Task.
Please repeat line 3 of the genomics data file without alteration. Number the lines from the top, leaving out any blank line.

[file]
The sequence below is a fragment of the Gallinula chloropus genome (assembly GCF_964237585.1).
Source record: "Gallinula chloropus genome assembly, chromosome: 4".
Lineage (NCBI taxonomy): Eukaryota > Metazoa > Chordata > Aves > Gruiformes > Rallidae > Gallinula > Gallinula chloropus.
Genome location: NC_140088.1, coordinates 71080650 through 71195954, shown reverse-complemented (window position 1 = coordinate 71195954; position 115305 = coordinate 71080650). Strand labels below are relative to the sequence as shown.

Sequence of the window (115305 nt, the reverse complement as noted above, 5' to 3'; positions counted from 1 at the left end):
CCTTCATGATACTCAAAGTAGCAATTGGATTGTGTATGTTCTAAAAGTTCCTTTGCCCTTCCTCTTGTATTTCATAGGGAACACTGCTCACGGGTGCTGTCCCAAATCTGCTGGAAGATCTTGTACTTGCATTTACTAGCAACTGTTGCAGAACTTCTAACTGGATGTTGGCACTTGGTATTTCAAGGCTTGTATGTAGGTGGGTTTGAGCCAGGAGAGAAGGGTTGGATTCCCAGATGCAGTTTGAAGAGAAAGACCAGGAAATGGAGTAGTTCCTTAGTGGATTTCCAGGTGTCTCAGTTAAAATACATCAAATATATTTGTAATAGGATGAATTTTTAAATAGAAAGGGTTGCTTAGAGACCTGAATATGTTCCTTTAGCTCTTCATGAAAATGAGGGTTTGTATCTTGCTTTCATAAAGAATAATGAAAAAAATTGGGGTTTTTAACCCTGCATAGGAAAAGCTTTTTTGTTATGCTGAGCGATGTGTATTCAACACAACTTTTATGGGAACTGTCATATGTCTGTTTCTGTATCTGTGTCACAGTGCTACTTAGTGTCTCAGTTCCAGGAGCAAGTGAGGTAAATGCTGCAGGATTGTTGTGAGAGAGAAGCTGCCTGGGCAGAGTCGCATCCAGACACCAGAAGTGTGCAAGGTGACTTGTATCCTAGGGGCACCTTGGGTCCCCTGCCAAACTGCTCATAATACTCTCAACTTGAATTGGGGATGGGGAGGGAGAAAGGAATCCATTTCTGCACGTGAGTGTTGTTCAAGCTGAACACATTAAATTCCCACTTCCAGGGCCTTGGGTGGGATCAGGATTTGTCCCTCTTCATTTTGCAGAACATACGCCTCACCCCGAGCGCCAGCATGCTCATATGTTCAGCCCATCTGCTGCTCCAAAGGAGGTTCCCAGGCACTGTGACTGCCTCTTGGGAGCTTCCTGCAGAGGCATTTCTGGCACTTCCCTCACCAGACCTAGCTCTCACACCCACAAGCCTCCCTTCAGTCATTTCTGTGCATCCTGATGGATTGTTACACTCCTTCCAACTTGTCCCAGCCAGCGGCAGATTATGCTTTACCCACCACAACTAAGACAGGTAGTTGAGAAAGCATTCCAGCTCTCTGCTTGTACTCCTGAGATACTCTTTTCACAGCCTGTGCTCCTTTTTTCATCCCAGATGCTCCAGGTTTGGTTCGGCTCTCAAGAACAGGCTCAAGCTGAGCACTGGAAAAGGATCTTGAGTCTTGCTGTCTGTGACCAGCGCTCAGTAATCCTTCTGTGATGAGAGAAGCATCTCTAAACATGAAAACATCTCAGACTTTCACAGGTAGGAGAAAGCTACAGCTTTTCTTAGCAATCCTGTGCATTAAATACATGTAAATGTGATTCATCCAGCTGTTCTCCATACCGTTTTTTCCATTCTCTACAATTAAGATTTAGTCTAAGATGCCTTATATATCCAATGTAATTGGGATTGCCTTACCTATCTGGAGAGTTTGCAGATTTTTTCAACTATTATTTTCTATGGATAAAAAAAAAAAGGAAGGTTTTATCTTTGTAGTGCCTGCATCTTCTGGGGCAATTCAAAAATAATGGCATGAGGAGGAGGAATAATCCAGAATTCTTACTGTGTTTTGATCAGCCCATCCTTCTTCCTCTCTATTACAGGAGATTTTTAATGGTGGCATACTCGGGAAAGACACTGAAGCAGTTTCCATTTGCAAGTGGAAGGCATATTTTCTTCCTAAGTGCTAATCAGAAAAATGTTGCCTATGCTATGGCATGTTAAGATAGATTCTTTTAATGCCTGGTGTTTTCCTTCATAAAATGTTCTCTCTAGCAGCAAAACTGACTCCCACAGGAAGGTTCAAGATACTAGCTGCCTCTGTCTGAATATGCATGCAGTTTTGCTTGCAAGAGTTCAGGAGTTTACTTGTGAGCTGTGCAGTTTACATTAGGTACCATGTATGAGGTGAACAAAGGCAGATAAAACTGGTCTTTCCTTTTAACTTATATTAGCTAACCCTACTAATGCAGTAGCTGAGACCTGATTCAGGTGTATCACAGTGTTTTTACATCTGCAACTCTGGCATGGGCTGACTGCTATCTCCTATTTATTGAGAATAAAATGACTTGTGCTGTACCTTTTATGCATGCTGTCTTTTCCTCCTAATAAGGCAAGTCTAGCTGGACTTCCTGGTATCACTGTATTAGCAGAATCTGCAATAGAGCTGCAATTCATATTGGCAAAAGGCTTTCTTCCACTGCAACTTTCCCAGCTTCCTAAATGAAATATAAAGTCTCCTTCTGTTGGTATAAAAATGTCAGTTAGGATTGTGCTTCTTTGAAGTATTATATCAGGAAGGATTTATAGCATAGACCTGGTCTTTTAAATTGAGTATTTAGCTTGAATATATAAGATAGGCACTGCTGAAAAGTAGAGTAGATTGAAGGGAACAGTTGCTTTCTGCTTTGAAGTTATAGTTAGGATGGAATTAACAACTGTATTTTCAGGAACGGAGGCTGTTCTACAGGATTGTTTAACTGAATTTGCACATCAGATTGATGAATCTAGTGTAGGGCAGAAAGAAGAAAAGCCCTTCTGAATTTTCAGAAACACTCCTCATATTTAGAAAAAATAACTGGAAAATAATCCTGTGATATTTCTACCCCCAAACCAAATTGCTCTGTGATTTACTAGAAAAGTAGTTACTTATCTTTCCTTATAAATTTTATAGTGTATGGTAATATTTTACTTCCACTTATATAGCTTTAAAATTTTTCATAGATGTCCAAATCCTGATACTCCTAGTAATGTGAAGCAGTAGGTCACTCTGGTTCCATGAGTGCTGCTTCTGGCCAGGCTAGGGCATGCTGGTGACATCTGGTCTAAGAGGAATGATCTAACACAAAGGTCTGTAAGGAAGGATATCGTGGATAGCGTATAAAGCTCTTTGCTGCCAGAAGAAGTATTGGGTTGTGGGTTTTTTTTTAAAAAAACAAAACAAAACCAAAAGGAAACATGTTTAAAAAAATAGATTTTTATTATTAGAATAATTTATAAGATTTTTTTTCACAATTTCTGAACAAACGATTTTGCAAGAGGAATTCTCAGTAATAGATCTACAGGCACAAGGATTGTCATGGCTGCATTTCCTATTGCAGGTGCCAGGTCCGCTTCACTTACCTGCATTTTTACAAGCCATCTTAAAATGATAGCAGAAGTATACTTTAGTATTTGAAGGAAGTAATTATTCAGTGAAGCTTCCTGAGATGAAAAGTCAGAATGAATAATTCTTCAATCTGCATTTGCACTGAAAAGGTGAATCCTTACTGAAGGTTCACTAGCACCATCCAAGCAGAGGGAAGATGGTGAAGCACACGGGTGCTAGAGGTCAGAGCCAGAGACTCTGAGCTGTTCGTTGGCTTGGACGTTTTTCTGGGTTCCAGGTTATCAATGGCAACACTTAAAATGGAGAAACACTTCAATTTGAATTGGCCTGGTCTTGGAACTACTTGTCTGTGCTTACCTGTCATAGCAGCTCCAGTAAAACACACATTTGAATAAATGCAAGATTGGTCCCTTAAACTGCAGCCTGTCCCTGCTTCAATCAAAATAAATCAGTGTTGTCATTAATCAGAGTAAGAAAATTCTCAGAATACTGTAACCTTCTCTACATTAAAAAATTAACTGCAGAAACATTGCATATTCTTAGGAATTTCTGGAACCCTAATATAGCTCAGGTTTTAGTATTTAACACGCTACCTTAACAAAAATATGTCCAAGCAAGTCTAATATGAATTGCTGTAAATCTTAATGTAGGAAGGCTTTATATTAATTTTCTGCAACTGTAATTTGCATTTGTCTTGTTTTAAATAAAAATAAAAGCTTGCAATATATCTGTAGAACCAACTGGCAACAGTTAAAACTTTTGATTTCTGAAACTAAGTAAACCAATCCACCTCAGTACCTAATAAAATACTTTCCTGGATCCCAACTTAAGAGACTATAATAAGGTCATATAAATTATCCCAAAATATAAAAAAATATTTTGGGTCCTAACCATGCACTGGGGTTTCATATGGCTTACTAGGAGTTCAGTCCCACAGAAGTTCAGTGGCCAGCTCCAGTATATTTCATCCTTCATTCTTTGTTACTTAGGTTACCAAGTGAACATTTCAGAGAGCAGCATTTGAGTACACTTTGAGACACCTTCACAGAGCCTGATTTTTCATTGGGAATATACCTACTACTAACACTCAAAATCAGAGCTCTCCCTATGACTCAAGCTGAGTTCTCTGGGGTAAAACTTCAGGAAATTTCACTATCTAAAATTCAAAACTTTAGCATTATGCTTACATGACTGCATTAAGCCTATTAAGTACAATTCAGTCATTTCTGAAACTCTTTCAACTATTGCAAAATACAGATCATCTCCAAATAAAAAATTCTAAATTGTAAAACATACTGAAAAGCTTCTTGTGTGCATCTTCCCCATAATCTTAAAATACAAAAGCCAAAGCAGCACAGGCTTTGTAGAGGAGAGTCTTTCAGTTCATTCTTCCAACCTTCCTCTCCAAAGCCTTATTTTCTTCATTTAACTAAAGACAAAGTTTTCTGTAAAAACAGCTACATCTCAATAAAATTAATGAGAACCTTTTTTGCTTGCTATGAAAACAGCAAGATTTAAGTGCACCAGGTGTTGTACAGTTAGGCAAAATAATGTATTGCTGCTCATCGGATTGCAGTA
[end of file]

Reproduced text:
Lineage (NCBI taxonomy): Eukaryota > Metazoa > Chordata > Aves > Gruiformes > Rallidae > Gallinula > Gallinula chloropus.